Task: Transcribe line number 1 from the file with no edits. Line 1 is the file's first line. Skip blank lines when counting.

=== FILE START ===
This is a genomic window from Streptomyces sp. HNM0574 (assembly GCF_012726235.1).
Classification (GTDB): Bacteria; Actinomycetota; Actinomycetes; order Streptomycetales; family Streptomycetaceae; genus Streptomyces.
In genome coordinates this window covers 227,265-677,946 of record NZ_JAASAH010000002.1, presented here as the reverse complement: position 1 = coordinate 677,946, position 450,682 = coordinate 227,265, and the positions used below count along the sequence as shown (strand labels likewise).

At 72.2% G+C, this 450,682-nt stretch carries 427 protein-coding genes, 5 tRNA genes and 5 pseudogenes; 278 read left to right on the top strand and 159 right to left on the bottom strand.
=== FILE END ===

This is a genomic window from Streptomyces sp. HNM0574 (assembly GCF_012726235.1).